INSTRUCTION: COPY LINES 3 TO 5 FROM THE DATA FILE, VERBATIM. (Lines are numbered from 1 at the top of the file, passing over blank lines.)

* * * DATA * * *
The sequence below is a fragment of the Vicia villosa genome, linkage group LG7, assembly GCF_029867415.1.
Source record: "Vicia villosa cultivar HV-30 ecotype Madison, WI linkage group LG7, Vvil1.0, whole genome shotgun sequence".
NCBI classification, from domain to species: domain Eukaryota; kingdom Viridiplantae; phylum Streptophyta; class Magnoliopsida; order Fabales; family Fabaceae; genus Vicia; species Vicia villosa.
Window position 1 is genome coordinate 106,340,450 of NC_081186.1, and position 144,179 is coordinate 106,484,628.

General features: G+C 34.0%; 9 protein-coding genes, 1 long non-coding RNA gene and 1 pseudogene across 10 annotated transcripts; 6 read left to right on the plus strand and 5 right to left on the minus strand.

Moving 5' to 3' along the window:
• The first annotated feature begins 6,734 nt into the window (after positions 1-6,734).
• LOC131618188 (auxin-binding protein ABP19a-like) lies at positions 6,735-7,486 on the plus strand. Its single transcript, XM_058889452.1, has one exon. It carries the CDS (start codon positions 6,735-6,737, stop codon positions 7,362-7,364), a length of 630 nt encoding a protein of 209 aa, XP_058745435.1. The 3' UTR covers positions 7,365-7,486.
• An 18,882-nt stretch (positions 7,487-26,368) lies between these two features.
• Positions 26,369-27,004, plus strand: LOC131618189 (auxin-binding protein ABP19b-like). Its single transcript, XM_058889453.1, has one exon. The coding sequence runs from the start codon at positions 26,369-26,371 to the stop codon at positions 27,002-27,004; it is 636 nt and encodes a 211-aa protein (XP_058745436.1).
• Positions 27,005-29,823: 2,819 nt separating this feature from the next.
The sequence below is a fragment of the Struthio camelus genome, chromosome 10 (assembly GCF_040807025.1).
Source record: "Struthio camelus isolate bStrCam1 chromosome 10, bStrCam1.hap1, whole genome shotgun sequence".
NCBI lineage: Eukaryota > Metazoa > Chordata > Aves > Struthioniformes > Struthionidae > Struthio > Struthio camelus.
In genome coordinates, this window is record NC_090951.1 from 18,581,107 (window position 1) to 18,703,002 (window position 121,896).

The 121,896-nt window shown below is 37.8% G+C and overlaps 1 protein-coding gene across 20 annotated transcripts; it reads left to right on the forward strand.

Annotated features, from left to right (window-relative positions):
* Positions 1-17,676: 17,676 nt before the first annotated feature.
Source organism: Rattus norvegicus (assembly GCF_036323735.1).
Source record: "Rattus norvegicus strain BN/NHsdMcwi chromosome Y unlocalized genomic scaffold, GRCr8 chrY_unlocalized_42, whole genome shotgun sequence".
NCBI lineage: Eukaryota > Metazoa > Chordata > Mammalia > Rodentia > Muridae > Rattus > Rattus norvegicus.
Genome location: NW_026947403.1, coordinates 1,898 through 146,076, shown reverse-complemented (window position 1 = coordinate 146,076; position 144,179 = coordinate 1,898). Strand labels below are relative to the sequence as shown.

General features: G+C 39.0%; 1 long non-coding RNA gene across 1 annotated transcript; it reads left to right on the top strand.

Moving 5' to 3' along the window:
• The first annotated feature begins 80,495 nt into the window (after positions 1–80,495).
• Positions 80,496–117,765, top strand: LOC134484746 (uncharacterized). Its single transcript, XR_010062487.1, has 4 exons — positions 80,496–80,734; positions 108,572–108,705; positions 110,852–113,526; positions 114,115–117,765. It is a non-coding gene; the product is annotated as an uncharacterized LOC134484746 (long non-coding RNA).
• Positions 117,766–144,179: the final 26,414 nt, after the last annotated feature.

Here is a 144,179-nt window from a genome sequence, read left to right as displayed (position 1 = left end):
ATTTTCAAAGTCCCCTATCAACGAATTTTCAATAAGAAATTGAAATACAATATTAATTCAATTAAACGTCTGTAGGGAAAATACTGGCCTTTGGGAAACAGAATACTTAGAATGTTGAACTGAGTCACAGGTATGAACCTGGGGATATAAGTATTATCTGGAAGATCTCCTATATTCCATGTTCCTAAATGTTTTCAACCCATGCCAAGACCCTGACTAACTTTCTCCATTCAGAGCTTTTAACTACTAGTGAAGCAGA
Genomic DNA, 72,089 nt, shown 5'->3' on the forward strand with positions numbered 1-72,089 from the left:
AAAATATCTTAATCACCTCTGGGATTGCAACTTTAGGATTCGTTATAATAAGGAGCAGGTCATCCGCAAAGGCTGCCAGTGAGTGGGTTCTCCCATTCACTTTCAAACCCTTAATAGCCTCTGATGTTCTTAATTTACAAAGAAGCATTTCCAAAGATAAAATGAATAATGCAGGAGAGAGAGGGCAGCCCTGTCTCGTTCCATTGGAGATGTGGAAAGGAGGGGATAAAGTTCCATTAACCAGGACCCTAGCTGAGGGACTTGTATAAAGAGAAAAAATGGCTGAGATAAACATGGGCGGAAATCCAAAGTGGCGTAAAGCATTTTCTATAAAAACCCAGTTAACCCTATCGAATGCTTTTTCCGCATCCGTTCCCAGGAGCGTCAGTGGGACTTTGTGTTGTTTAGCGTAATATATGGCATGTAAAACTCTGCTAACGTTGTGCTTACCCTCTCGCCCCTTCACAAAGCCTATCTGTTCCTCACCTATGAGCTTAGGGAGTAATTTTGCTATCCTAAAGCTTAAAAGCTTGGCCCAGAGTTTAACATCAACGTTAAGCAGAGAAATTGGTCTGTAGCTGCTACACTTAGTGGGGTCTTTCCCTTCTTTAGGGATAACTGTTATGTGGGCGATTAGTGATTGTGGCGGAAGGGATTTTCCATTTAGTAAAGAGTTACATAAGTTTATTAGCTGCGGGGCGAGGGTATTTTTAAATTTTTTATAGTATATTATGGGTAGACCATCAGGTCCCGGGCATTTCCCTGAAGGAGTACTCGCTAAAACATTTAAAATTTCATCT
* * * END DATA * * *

NCBI classification, from domain to species: domain Eukaryota; kingdom Viridiplantae; phylum Streptophyta; class Magnoliopsida; order Fabales; family Fabaceae; genus Vicia; species Vicia villosa.
Window position 1 is genome coordinate 106,340,450 of NC_081186.1, and position 144,179 is coordinate 106,484,628.

General features: G+C 34.0%; 9 protein-coding genes, 1 long non-coding RNA gene and 1 pseudogene across 10 annotated transcripts; 6 read left to right on the plus strand and 5 right to left on the minus strand.